Federal Courts and Nominations

The promise and progress of the U.S. Constitution

Everyone knows July 4 marks the day the Founding Fathers adopted the Declaration of Independence, inaugurating the United States as a sovereign nation. Far fewer people know Sept. 17 as the day our founders signed the Constitution, establishing the most durable form of democratic government history has ever seen. Officially, the week after that date is celebrated as “Constitution Week.”

Let’s remember that the Constitution was written by revolutionaries who shared an unprecedented love of liberty, justice and concern for the welfare of their fellow citizens. Let’s also remember that the story of our Constitution didn’t end with its signing. Those revolutionaries knew the future would test their work, so they included a means for future revisions. The idea, after all, was to build “a more perfect union.”

And build “a more perfect union” we did. Successive generations amended the Constitution, though perhaps none more inspirationally than that of the Reconstruction period. In the four years between 1865 and 1869, the boundaries of liberty, U.S. citizenship, equal protection under the law and voting rights expanded exponentially with the ratification of the 13th, 14th and 15th Amendments.

This election year has made it painfully clear that Americans must continue to carefully guard the constitutional guarantees of liberty, justice and equality for all people regardless of color, creed, class or gender. Fundamental American values hang in the balance.

The promise of justice, for example, is threatened by the unprecedented breach by Senate Republicans of their constitutional responsibilities regarding judicial nominations. Since Republicans took control of the Senate in 2015, they have confirmed just 22 judicial nominees — a record low since the 1950s when the judiciary was half its current size.

That leaves 90 vacancies on federal courts around the nation, 35 representing judicial emergencies, meaning they are vastly overburdened. These vacancies don’t just affect the nominees. They affect everyone. The speedy trial rights of criminal defendants are threatened. Civil cases are delayed. And citizens are denied timely justice on a range of issues including civil rights, clean air and water, corporate responsibility and reproductive rights.

Perhaps the most well-known of those vacant seats is the one on the Supreme Court, rendering the Court unable to reach decisions in tied cases. The President nominated Chief Judge Merrick Garland to the position on March 16, one month after the death of Justice Antonin Scalia. But it took Senate Majority Leader Mitch McConnell mere hours after Scalia’s death was announced to declare that the Senate would not hold hearings on, much less confirm, the President’s nominee.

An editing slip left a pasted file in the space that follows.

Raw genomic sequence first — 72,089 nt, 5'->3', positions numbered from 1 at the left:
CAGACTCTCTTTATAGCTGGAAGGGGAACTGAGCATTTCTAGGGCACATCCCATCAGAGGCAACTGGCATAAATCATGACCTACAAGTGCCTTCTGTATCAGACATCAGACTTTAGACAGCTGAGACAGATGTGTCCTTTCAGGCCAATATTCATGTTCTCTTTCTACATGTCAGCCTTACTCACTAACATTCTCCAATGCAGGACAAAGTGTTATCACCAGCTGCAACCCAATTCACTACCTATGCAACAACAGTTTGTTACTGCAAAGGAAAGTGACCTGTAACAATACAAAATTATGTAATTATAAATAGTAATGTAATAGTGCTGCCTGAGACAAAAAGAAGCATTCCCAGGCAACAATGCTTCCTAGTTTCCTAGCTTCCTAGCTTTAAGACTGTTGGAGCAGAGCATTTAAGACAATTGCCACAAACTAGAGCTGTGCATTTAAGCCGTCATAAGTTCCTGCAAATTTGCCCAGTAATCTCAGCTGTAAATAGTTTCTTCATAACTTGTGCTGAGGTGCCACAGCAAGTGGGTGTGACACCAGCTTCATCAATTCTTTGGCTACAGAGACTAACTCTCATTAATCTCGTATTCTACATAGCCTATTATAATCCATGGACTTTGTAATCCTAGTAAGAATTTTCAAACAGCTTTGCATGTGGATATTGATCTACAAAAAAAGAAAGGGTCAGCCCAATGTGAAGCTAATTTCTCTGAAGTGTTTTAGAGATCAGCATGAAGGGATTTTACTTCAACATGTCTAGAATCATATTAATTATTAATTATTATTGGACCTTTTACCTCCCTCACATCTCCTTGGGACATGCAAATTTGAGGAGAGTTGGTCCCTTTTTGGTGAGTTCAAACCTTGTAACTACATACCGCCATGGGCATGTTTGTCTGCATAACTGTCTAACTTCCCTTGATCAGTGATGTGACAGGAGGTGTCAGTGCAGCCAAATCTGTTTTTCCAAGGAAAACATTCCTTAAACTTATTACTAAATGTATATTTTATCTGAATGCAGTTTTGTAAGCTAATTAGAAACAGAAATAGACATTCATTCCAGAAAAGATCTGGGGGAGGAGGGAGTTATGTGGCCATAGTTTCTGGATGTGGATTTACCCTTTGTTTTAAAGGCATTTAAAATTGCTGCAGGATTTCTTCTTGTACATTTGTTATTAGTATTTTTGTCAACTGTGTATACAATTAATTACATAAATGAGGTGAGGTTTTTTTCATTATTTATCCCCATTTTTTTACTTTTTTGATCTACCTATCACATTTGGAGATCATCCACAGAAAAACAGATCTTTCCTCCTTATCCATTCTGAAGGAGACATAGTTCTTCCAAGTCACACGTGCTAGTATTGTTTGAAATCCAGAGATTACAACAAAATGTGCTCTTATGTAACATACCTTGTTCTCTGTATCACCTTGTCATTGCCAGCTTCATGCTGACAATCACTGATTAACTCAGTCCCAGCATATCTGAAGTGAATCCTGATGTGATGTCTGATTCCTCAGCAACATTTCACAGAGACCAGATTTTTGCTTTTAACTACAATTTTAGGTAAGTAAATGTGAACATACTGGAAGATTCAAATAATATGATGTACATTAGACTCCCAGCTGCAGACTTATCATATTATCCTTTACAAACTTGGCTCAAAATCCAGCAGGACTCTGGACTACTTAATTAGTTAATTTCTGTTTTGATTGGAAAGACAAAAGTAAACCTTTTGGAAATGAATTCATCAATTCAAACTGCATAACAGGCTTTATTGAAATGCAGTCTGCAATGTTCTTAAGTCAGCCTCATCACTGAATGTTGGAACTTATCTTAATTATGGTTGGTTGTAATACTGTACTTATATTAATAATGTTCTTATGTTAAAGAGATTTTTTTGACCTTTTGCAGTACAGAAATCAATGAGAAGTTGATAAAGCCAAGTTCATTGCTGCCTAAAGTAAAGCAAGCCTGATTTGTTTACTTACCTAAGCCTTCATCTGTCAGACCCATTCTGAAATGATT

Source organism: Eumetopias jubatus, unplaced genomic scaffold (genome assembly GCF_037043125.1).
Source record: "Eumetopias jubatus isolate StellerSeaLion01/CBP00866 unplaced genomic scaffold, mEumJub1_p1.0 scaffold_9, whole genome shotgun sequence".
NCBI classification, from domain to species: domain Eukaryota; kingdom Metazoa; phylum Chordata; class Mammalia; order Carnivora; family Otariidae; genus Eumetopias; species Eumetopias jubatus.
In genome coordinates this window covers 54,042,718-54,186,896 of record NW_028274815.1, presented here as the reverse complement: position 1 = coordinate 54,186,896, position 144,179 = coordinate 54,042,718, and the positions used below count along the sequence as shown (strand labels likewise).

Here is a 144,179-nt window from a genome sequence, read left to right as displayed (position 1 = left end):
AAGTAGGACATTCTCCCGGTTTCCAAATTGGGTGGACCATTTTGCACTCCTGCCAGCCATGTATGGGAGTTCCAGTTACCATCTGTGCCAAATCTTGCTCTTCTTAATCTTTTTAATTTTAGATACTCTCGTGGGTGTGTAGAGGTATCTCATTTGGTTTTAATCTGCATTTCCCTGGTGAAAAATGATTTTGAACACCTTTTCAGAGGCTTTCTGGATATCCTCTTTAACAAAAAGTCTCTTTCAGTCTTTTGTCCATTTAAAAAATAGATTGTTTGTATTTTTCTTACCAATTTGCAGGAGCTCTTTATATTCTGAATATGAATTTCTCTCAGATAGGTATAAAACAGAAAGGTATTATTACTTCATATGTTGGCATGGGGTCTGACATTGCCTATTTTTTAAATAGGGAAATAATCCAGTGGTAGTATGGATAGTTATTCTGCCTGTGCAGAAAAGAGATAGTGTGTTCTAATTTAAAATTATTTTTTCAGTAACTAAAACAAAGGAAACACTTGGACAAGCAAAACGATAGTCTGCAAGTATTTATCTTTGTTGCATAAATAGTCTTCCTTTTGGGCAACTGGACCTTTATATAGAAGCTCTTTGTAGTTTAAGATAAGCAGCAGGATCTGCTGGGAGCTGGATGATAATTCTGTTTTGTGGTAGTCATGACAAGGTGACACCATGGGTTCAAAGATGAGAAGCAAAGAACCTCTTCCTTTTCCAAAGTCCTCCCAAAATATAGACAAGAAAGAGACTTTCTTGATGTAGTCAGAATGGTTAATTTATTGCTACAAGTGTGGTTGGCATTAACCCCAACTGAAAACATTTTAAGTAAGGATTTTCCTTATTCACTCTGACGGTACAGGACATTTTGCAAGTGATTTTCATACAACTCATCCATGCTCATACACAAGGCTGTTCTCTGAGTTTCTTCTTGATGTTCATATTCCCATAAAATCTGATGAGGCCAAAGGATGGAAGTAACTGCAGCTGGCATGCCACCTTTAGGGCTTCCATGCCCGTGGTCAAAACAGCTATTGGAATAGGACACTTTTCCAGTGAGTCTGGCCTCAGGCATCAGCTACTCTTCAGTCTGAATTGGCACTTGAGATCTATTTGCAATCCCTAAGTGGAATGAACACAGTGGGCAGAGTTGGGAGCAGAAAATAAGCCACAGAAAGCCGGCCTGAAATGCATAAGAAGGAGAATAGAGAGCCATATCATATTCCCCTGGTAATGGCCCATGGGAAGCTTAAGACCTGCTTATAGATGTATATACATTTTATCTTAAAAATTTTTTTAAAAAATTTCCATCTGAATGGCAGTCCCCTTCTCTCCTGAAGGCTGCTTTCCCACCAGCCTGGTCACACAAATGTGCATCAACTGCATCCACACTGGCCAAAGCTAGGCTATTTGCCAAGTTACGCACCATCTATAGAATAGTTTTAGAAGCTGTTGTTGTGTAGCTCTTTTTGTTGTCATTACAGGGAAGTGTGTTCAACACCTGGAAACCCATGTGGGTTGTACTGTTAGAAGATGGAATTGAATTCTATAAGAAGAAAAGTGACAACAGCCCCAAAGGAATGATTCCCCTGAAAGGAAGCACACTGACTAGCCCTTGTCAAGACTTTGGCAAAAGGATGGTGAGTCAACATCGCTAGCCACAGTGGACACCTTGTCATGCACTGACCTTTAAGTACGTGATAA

“The next justice could fundamentally alter the direction of the Supreme Court and have a profound impact on our country,” McConnell said, “so of course the American people should have a say in the court’s direction.”

But the American people did have a say in the matter, by electing President Barack Obama not once but twice; he has fulfilled his constitutional duty by nominating an extraordinarily qualified and respected jurist to fill the vacant Supreme Court seat. Yet, McConnell was content to twist the Constitution to serve his partisan political ends: the hope that a Republican would be elected the next President and nominate a conservative to preserve the court’s right-leaning slant. This blockade of the Supreme Court is unprecedented and irresponsible, and Sen. Kelly Ayotte should refuse to go along with Senate Republican leadership’s willingness to risk the nation’s judicial system and Americans’ ability to vindicate their rights.

As we celebrate Constitution Week this year, let’s remind ourselves and our public officials of the staggering achievement of that extraordinary founding document signed 229 years ago, and the later generations of Americans who worked to make it even more faithful to our founding values. Remembering our Constitution’s progress and promise, and the system of justice we need to make it a reality, has never been more important.

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